Double donor

How Joy saved two lives through her donation

Joy Schumacher portrait

Joy Schumacher will give everything she has to help other people. And she means that quite literally—in order to save two people’s lives, she became one of the handful of living donors in the world to donate both her kidney and a portion of her liver.

For Joy, it’s just part of how she feels she can best love others and give freely of what she has been given. “I don’t want any recognition or glory for any of this,” she said. “All the recognition and glory goes to God. I’m just telling my story so I can encourage others and give them an idea for what they can do.”

A family disease

Joy is one of 11 siblings, all of whom had a 50/50 chance of inheriting their father’s polycystic kidney disease. When they underwent testing, six of the 11 tested positive for the gene; Joy was one of the lucky siblings who tested negative. But she knew she had an important job. “In our family, those who didn’t have the gene donated a kidney to those who did,” she said.

Of course, the numbers didn’t exactly match up—there were six siblings who needed kidneys, and only five who had kidneys to give. What’s more, one of her healthy brothers was eliminated as a potential living donor because one of the connections to his kidney was too narrow for a transplant procedure.

Joy donated a kidney to her older sister in 2003, one of her sisters donated to a brother, and one of her brothers donated to a sister. For the fourth brother, a cousin from out of state came forward to give the gift of life. That left just two brothers who needed kidneys, and Joy’s last sister was saving her kidney for her younger brother.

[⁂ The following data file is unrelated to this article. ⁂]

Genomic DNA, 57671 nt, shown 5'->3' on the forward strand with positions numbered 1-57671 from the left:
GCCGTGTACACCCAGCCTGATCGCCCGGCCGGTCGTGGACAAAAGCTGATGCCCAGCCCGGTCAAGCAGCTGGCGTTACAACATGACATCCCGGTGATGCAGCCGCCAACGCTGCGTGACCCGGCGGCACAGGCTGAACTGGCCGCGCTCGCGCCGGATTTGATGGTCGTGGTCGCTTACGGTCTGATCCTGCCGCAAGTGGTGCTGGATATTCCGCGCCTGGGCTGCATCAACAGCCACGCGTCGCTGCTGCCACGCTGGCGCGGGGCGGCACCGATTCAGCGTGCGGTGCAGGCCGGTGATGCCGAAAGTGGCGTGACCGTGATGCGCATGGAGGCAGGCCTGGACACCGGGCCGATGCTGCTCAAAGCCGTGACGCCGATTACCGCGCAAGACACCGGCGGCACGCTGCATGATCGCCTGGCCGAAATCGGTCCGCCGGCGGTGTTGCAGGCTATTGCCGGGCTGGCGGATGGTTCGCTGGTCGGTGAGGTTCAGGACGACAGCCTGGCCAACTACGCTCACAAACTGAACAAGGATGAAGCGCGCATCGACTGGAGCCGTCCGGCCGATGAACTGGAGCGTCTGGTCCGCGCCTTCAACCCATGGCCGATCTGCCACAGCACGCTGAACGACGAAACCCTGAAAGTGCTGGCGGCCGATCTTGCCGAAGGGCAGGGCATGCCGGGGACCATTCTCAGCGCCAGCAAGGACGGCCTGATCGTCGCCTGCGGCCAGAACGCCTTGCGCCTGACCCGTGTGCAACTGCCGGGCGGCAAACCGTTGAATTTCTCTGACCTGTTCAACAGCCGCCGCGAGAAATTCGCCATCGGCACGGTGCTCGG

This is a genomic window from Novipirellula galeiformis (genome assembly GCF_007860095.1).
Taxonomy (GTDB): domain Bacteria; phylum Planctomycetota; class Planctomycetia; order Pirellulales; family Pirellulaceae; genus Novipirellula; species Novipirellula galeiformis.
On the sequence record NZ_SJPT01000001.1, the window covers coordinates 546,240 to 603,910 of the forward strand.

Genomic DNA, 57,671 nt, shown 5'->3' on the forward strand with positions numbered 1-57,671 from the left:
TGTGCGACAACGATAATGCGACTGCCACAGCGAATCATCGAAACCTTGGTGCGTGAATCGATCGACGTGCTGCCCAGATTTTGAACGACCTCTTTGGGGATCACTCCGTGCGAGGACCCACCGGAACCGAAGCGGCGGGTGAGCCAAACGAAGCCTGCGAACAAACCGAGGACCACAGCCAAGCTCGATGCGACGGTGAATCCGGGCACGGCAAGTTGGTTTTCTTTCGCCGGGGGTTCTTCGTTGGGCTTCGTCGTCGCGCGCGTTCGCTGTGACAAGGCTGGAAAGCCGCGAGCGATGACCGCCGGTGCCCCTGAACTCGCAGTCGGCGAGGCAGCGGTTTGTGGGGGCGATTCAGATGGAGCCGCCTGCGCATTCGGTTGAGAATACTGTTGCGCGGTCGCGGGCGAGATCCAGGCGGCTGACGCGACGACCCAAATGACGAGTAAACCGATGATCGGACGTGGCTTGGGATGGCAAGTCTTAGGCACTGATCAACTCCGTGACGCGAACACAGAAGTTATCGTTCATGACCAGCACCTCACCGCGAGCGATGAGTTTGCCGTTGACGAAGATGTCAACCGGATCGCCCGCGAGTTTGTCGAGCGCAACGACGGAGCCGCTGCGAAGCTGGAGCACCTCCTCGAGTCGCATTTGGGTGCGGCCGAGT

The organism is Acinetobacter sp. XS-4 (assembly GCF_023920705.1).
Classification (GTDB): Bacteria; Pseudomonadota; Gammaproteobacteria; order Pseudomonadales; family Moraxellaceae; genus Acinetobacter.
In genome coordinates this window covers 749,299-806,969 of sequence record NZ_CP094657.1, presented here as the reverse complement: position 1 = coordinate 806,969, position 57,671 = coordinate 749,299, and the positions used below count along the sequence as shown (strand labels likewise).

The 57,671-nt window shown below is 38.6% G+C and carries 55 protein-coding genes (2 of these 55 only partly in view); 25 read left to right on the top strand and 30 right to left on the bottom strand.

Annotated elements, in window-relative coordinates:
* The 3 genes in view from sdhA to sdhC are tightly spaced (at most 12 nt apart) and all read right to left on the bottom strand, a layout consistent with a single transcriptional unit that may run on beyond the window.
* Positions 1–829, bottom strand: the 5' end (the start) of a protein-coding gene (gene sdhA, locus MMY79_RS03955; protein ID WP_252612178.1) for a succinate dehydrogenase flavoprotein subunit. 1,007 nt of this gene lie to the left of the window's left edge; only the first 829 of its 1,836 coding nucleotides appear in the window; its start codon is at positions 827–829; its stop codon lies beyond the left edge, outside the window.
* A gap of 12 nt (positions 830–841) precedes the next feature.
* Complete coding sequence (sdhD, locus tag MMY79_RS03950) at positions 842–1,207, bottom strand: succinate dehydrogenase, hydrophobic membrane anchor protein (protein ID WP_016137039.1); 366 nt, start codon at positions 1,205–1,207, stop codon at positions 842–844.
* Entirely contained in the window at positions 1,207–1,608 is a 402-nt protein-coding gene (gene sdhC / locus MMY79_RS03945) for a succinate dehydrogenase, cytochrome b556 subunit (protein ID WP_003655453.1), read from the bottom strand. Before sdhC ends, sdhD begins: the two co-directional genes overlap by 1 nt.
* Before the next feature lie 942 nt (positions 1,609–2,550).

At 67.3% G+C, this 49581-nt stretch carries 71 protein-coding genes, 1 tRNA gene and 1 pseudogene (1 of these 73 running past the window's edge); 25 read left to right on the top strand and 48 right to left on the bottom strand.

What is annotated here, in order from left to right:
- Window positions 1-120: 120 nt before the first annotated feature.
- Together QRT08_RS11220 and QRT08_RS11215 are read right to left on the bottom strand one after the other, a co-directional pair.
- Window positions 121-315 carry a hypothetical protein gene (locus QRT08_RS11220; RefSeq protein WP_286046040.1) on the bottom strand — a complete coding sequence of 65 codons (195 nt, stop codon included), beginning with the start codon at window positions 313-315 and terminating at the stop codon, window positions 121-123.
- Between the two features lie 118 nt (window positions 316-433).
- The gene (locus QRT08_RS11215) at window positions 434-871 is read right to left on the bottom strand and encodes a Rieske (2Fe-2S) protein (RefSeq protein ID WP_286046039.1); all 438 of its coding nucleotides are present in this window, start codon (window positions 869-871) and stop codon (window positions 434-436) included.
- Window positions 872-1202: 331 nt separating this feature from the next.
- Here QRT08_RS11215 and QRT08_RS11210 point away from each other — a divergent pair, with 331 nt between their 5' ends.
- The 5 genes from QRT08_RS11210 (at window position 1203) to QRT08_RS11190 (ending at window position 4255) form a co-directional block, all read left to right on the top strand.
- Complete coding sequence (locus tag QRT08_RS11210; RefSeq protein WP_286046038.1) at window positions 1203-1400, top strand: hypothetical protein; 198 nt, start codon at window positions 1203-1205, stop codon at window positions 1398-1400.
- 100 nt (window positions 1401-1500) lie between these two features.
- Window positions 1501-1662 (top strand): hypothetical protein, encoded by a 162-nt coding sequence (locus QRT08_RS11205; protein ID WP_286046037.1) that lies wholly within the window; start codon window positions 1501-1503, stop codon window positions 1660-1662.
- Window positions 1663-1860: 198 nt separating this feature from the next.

Joy wasn’t the only family member who was thinking about how she could help. Her son wanted to donate his kidney, but he was rejected because his kidney was too small. Then, Joy’s aunt Bernie from Louisiana stepped forward, and caregivers at UW Health determined her kidney would be the best fit for the brother. And so the story ended with the aunt giving the last brother the gift of life, and Joy donating just one organ. Or so she thought.

While Joy didn’t have any kidneys left that she could spare, she did have a liver. She had heard that transplant centers—including UW Health Transplant Center, where she had undergone her kidney donation—offered organ exchanges. A living donor such as Joy could offer to donate part of her liver or a kidney on behalf of someone else, and that person would, in turn, move to the top of the transplant list. Meanwhile, Joy’s liver would go to a stranger in need of a liver transplant.

A stranger in need

Months later, a coordinator from the UW Health Transplant Center called Joy. She was still on the living donor exchange list—would she still be willing to donate?

“I thought to myself, I was totally willing to help another person when my brother was going to get something in exchange,” Joy said. “It just didn’t seem right to turn down an opportunity to help someone.”

Joy received a call early in 2021 that she was a match for a potential liver recipient, and she drove down from Appleton, Wisconsin, to UW Health in Madison on March 7 for her surgery. When she got there, however, she learned the recipient wasn’t well enough for the transplant. “I cried all the way home,” she said. “I felt so bad for that family.”

A few months later, Joy was matched to another recipient, and on June 8, 2021, she gave the gift of life a second time by donating 70% of her liver to a stranger.

Her transplant surgeon, David Al-Adra, MD, PhD, FACS, FRCSC, said he approved her liver donation because she was in good health, and because long-term studies have shown that it is safe to donate both a kidney and part of the liver. “The donor’s safety is our No. 1 concern,” he said. “We had our nephrologist and an independent medical examiner weigh in to make sure we wouldn’t be harming Joy by performing this surgery when she only had one kidney.”

While some of Joy’s family members were concerned about her decision to donate again, she had no second thoughts at all. “I said, ‘I’m confident God’s got this,’” she said.

And, indeed, she experienced much less pain after her liver donation than she had after her kidney donation. She was only in the hospital for four days, and her recovery at home was shorter than normal, as well.

“It was the most incredible, once-in-a-lifetime experience,” she said. “I’m just glad that I was able help someone in need.”